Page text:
Marta Roman, supervisor of a vaccination center in Uruguay near the border with Brazil, said she saw a spike in the number of people infected with Covid-19 between doses, mistakenly believing they had immunity when they didn’t.
P.1 is up to 2.2 times more contagious and as much as 61% more capable of re-infecting people than previous versions of the coronavirus, according to a recent Brazilian study. Researchers are still investigating whether the strains are more lethal. They are also trying to determine with certainty how well the vaccine works against P.1, although preliminary testing is promising.
Epidemiologists have also traced other Brazilian variants, warning that the country’s high infection rates have made it a breeding ground for mutations. Among the most worrying is the new strain from the state of Minas Gerais, which shares several mutations found in P.1 and variants of South Africa.
While the rate of new infections and deaths has slowed in Brazil over the past few weeks, around 100 Brazilians still die every hour from Covid-19, more than double the rate in July.
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The P.1 variant had no trouble crossing to Uruguay from Brazil. The narrow, tree-lined road is the only thing separating the border town of Rivera in Uruguay from the community of Santana do Livramento in Brazil. Without immigration controls, residents freely cross as if in one city – shopping, working, dating, and even getting married across the border.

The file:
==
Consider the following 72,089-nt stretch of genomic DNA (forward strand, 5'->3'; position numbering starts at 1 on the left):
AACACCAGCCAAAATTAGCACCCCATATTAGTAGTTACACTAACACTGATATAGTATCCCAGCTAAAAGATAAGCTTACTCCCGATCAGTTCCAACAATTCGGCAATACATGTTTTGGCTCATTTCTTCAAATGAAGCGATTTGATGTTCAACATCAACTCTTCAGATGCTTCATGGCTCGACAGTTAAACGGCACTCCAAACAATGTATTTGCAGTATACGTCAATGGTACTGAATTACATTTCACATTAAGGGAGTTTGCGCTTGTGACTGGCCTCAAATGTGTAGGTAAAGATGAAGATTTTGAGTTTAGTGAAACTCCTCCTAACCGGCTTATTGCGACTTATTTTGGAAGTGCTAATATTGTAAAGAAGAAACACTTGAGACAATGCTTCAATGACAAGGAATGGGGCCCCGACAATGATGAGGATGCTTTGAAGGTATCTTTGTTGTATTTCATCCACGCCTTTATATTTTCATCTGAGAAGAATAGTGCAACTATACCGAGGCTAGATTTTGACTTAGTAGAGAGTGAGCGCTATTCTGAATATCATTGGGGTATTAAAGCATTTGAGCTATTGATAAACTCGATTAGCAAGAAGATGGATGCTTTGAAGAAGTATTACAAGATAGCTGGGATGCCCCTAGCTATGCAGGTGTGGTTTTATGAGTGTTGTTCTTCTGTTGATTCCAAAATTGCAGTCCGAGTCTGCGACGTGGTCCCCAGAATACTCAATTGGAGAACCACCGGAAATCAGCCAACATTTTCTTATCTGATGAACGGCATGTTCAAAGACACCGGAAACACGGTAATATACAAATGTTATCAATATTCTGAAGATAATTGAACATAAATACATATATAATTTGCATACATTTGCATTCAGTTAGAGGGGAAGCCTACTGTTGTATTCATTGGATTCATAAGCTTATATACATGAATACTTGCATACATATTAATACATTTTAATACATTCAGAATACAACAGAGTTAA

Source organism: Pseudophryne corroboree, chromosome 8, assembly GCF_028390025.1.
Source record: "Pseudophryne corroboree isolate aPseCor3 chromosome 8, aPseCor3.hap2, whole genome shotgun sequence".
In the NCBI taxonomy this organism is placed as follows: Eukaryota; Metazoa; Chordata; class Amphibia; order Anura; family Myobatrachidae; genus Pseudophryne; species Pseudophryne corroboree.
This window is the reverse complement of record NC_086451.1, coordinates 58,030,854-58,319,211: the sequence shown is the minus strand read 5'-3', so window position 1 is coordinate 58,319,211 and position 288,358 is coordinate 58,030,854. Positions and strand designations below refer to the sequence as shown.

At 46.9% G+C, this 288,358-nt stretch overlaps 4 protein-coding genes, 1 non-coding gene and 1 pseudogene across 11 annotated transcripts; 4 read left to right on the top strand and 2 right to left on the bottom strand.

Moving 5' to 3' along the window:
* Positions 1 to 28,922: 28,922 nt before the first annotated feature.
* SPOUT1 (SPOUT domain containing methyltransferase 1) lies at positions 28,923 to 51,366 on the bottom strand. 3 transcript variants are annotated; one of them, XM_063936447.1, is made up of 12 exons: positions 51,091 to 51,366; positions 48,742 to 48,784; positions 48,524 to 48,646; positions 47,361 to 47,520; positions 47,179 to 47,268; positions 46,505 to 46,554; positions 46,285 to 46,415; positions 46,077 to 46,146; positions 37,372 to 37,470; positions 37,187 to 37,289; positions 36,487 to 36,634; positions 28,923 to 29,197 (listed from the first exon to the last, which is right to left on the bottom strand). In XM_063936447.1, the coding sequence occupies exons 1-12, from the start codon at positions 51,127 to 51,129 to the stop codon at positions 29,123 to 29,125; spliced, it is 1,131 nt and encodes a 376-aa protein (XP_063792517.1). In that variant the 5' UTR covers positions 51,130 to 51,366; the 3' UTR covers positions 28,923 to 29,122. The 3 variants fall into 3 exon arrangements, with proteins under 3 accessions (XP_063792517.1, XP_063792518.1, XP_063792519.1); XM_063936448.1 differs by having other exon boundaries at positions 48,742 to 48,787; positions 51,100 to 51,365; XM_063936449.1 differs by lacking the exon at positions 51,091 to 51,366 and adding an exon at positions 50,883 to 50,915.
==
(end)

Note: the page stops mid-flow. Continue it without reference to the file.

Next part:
Sure enough, Rivera was one of the first places in Uruguay to be hit by P.1. Younger people suddenly started getting very sick, a situation previously detected in Brazil. Doctors at Rivera have also noticed that patients get sick faster and take longer to recover.
To exclude Brazilians who may be carrying a P.1, Rivera closed duty-free shops, the city’s main source of income, in March.
“We are at war with an unseen enemy, a very powerful enemy,” said Dr. Ciro Ferreira, director of the general hospital Tacuarembó. “We have never faced a situation as difficult as we had today.”
Gastón Bordagorria, a 52-year-old journalist from Tacuarembó, was among those who fell ill, spent 10 days connected to oxygen in hospital this month.
“I was so afraid I would die,” he said. “I’m afraid I won’t be able to say goodbye to my parents, to my children.”
Brazil has fully vaccinated only 6% of the population, and many Brazilians with Uruguayan passports have crossed the border to be inoculated.
Fabricia Ribeiro, 33, who is afraid of catching P.1, said she had driven six hours from her home in Brazil to be vaccinated in Rivera. His neighbor, also 33, was put on a ventilator after being diagnosed with P.1, he said.
With three million doses of CoronaVac and three million doses
-BioNTech shot, Uruguay has chosen to administer a dose of Pfizer to healthcare workers and anyone over the age of 70, and administer CoronaVac for everyone. Two-dose Pfizer inoculation is at least 97% effective in preventing symptomatic illness and death, according to data compiled by the Israeli Ministry of Health. The two-dose CoronaVac vaccination is 67% effective in preventing disease and 80% effective in preventing death, according to a recent study in Chile.
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“The Sinovac vaccine is given to those who are younger and less likely to die,” said Mr Salinas, the health minister.
Marco Antonio Gorgoroso, a 45-year-old waitress, said he would have preferred to receive the Pfizer vaccine had he been given a choice. “But whatever the government offers, we have to take it,” he said. “It’s an honor to have a vaccine.”